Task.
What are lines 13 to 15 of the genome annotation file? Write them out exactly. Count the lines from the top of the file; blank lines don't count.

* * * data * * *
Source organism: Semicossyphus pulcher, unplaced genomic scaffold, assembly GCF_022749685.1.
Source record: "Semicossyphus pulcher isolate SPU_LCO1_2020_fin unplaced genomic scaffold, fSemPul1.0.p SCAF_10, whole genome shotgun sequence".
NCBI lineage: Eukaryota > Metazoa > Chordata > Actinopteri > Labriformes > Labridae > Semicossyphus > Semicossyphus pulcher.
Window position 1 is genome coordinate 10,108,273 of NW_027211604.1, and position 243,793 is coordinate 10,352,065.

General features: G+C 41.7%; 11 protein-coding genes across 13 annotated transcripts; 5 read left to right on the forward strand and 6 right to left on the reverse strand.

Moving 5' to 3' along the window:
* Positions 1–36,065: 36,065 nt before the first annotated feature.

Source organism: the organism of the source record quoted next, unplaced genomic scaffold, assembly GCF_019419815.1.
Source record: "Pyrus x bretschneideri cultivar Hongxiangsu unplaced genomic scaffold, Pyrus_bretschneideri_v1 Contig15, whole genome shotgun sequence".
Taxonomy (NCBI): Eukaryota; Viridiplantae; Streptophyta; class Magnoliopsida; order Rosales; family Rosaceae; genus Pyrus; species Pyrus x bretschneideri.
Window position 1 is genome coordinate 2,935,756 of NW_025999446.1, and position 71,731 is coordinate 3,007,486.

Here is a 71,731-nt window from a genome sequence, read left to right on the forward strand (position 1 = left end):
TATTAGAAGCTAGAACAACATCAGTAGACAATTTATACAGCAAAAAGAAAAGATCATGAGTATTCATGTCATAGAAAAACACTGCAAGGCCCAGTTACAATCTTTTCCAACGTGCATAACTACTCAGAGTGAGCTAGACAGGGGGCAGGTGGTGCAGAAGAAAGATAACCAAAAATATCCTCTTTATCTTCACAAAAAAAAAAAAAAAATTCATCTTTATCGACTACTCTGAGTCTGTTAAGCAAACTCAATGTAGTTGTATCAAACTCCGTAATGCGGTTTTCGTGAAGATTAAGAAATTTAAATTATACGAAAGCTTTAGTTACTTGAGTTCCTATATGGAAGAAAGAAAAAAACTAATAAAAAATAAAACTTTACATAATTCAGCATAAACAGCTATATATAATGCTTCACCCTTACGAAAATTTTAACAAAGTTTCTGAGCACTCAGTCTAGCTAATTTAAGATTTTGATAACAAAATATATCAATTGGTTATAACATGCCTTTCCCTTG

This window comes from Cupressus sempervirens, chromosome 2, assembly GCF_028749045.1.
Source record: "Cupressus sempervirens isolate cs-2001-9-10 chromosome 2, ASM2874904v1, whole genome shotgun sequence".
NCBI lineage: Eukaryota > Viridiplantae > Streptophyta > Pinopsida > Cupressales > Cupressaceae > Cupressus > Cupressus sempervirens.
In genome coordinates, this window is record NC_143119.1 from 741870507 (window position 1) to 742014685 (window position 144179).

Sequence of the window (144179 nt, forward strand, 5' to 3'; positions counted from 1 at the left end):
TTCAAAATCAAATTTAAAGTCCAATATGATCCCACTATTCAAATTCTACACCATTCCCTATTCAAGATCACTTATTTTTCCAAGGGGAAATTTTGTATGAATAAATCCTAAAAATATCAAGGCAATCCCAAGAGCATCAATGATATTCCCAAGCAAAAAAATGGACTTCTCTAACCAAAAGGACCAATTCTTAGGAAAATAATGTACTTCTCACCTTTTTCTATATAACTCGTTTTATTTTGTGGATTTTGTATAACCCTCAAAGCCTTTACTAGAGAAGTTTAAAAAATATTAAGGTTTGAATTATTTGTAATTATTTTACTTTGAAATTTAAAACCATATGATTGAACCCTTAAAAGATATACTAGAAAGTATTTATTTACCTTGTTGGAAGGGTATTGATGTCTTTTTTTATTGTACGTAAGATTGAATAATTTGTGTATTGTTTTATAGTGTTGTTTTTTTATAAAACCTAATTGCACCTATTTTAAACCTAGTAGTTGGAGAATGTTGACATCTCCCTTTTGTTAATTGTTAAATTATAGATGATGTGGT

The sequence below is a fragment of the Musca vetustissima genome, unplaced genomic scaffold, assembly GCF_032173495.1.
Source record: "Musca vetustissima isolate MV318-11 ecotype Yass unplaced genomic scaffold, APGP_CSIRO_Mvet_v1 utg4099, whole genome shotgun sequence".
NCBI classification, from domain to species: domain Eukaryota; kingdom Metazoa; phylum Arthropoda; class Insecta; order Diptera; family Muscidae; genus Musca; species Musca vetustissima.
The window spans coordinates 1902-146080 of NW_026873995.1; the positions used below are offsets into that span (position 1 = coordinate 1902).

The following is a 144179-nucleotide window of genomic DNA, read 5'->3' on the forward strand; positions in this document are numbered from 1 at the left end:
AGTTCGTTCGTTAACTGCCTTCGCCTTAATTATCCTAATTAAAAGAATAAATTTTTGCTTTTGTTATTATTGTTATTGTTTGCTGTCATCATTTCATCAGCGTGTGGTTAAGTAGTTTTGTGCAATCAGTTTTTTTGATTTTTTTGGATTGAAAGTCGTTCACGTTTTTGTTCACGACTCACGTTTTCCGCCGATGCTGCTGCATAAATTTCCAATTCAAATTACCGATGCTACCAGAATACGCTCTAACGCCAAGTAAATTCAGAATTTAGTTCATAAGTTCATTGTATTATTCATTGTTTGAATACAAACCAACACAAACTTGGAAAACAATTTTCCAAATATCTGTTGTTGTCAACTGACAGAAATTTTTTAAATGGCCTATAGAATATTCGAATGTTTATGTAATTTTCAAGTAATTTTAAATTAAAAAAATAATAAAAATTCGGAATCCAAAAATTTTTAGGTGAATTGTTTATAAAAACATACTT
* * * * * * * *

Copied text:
TATTAGAAGCTAGAACAACATCAGTAGACAATTTATACAGCAAAAAGAAAAGATCATGAGTATTCATGTCATAGAAAAACACTGCAAGGCCCAGTTACAATCTTTTCCAACGTGCATAACTACTCAGAGTGAGCTAGACAGGGGGCAGGTGGTGCAGAAGAAAGATAACCAAAAATATCCTCTTTATCTTCACAAAAAAAAAAAAAAAATTCATCTTTATCGACTACTCTGAGTCTGTTAAGCAAACTCAATGTAGTTGTATCAAACTCCGTAATGCGGTTTTCGTGAAGATTAAGAAATTTAAATTATACGAAAGCTTTAGTTACTTGAGTTCCTATATGGAAGAAAGAAAAAAACTAATAAAAAATAAAACTTTACATAATTCAGCATAAACAGCTATATATAATGCTTCACCCTTACGAAAATTTTAACAAAGTTTCTGAGCACTCAGTCTAGCTAATTTAAGATTTTGATAACAAAATATATCAATTGGTTATAACATGCCTTTCCCTTG

This window comes from Cupressus sempervirens, chromosome 2, assembly GCF_028749045.1.
Source record: "Cupressus sempervirens isolate cs-2001-9-10 chromosome 2, ASM2874904v1, whole genome shotgun sequence".